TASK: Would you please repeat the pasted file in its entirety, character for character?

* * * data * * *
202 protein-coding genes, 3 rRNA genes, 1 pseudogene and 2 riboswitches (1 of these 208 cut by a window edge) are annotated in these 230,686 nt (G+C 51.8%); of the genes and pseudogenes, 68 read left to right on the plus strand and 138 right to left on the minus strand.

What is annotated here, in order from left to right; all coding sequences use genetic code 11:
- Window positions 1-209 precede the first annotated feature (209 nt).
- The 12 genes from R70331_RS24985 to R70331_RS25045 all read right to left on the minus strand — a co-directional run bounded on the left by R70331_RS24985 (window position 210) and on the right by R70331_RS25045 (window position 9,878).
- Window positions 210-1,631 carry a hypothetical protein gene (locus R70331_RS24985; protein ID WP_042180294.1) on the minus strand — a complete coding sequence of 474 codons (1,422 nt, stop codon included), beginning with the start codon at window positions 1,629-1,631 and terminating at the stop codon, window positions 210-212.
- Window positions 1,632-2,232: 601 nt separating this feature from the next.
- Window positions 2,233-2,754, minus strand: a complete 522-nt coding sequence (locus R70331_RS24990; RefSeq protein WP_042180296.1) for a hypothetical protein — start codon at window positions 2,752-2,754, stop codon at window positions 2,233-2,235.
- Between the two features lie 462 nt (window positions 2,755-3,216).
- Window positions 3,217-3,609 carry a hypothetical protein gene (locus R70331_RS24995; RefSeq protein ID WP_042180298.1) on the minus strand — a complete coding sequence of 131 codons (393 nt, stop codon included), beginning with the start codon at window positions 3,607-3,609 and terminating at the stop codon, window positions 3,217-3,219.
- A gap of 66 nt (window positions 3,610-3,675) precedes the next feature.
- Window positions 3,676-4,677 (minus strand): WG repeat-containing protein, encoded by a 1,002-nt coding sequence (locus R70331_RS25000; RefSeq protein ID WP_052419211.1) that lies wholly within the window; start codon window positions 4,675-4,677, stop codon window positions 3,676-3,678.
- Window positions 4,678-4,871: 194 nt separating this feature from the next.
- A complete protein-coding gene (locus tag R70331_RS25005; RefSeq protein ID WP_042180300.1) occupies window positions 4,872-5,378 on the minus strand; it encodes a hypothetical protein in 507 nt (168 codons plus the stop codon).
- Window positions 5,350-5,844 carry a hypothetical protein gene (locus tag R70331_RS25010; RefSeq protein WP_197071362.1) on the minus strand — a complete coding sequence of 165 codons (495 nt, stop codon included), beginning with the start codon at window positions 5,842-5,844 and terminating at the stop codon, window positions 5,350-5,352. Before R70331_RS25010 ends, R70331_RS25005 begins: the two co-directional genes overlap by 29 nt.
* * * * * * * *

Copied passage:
202 protein-coding genes, 3 rRNA genes, 1 pseudogene and 2 riboswitches (1 of these 208 cut by a window edge) are annotated in these 230,686 nt (G+C 51.8%); of the genes and pseudogenes, 68 read left to right on the plus strand and 138 right to left on the minus strand.

What is annotated here, in order from left to right; all coding sequences use genetic code 11:
- Window positions 1-209 precede the first annotated feature (209 nt).
- The 12 genes from R70331_RS24985 to R70331_RS25045 all read right to left on the minus strand — a co-directional run bounded on the left by R70331_RS24985 (window position 210) and on the right by R70331_RS25045 (window position 9,878).
- Window positions 210-1,631 carry a hypothetical protein gene (locus R70331_RS24985; protein ID WP_042180294.1) on the minus strand — a complete coding sequence of 474 codons (1,422 nt, stop codon included), beginning with the start codon at window positions 1,629-1,631 and terminating at the stop codon, window positions 210-212.
- Window positions 1,632-2,232: 601 nt separating this feature from the next.
- Window positions 2,233-2,754, minus strand: a complete 522-nt coding sequence (locus R70331_RS24990; RefSeq protein WP_042180296.1) for a hypothetical protein — start codon at window positions 2,752-2,754, stop codon at window positions 2,233-2,235.
- Between the two features lie 462 nt (window positions 2,755-3,216).
- Window positions 3,217-3,609 carry a hypothetical protein gene (locus R70331_RS24995; RefSeq protein ID WP_042180298.1) on the minus strand — a complete coding sequence of 131 codons (393 nt, stop codon included), beginning with the start codon at window positions 3,607-3,609 and terminating at the stop codon, window positions 3,217-3,219.
- A gap of 66 nt (window positions 3,610-3,675) precedes the next feature.
- Window positions 3,676-4,677 (minus strand): WG repeat-containing protein, encoded by a 1,002-nt coding sequence (locus R70331_RS25000; RefSeq protein ID WP_052419211.1) that lies wholly within the window; start codon window positions 4,675-4,677, stop codon window positions 3,676-3,678.
- Window positions 4,678-4,871: 194 nt separating this feature from the next.
- A complete protein-coding gene (locus tag R70331_RS25005; RefSeq protein ID WP_042180300.1) occupies window positions 4,872-5,378 on the minus strand; it encodes a hypothetical protein in 507 nt (168 codons plus the stop codon).
- Window positions 5,350-5,844 carry a hypothetical protein gene (locus tag R70331_RS25010; RefSeq protein WP_197071362.1) on the minus strand — a complete coding sequence of 165 codons (495 nt, stop codon included), beginning with the start codon at window positions 5,842-5,844 and terminating at the stop codon, window positions 5,350-5,352. Before R70331_RS25010 ends, R70331_RS25005 begins: the two co-directional genes overlap by 29 nt.